FREELANCE TUTORING in China

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FREELANCE TUTORING in China

TEACHING PRIVATE STUDENTS

MANY COLLEGES IN CHINA have a midday break that is two to three hours long. At Zhongshan College this break lasts from 11:40 a.m. to 2:30 p.m. In between, students and teachers usually have lunch and take a nap. At this time my fellow foreign English teachers and I would oftentimes have lunch at a nearby mall.

On one such occasion my Australian friend, Tom, and I had had lunch at a Japanese restaurant in the mall before relaxing with a cup of milk tea at a nearby cafe. As two o’clock approached, we started to head back up the hill to the college to teach our afternoon classes. The mall was not large, but did make for a good maze if it was your first or second time there. The shops were always changing too, shop owners going in and out of business rapidly.

“Hi, sir? Hi!” a woman was yelling to us from behind. We stopped to wait for her to catch up. “I’ve been looking all over for you two. I saw you come into the mall but couldn’t find you,” she explained.

As a foreigner in China, you tend to stick out a lot and this was not the first time we’d been singled out from the crowd for how we looked. We waited to hear what the woman had to say.

“This is my business card for my English school,” she said, giving us cards. “I just opened an English Training Center near here and we are looking for foreign English teachers. If you want to teach class at my school you can contact me.”

We thanked her for her offer and then we were on our way again. This wasn’t the first time either of us had been approached to teach English outside of the college where we were employed, but it was the first time I was contacted three times in the same day with offers to teach English.

Later that day I was asked to teach a friend of a friend’s child, and was also asked by a student of mine if I could tutor his cousin.

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Foreign English Teachers Are in Demand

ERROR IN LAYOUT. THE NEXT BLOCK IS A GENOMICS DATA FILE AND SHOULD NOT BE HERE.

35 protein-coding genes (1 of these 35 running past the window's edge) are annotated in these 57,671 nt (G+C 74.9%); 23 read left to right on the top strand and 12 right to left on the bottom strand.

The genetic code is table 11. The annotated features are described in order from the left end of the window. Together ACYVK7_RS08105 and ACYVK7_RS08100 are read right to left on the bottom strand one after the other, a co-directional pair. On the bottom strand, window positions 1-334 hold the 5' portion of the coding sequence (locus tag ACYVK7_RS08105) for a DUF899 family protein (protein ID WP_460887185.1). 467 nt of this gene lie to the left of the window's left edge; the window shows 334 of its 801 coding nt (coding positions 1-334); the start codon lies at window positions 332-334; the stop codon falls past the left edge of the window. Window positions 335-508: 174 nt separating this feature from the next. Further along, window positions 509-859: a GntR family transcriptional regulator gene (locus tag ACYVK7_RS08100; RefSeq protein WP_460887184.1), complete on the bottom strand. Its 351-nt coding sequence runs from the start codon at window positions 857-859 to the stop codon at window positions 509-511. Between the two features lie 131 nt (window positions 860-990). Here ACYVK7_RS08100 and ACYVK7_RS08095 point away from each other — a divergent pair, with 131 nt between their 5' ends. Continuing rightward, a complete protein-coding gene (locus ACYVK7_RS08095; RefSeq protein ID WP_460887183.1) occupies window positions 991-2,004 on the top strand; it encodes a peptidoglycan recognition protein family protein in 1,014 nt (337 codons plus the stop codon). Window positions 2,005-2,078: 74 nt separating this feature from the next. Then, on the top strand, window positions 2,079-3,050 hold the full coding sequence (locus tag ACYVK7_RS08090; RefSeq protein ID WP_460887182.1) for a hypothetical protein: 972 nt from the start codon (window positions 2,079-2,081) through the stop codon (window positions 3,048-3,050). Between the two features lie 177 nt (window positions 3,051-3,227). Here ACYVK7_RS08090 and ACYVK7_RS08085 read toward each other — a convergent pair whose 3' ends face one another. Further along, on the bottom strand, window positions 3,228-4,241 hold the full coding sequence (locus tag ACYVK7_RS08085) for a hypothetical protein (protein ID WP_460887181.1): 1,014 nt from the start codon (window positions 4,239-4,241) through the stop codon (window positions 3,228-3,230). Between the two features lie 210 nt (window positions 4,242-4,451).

Most expats that live in China will discover that the demand for learning English is huge. There are new English training centers opening up all the time. Foreign brands and products are symbols of wealth that many people strive to obtain. Many Chinese also realize that the education system in United States, Australia, or Canada is better than the Chinese education system and if they have enough money, they want to send their kids abroad for school. In order to go abroad, the students need to pass a number of tests in English, such as the TOEFL or IELTS. In addition to passing these tests, parents want their kids to be ready to interact effectively with the outside world. One of the main ways to address these challenges is to find a foreign English teacher for their children. As most of the world is aware by now, the new rich in China are growing rapidly and thus the demand for a private foreign English teacher is always on the rise. You could be one of these foreign English teachers.

Tutoring Students in English

Shirley was a 14-year-old girl preparing to go to high school in Australia. Her mother had hired me to teach English in several different subject areas including biology, math, and chemistry for 200 RMB an hour ($30/hr.). Shirley and her mother would come to my apartment twice a week on afternoons when I didn’t have class and we would talk and learn for an hour and a half.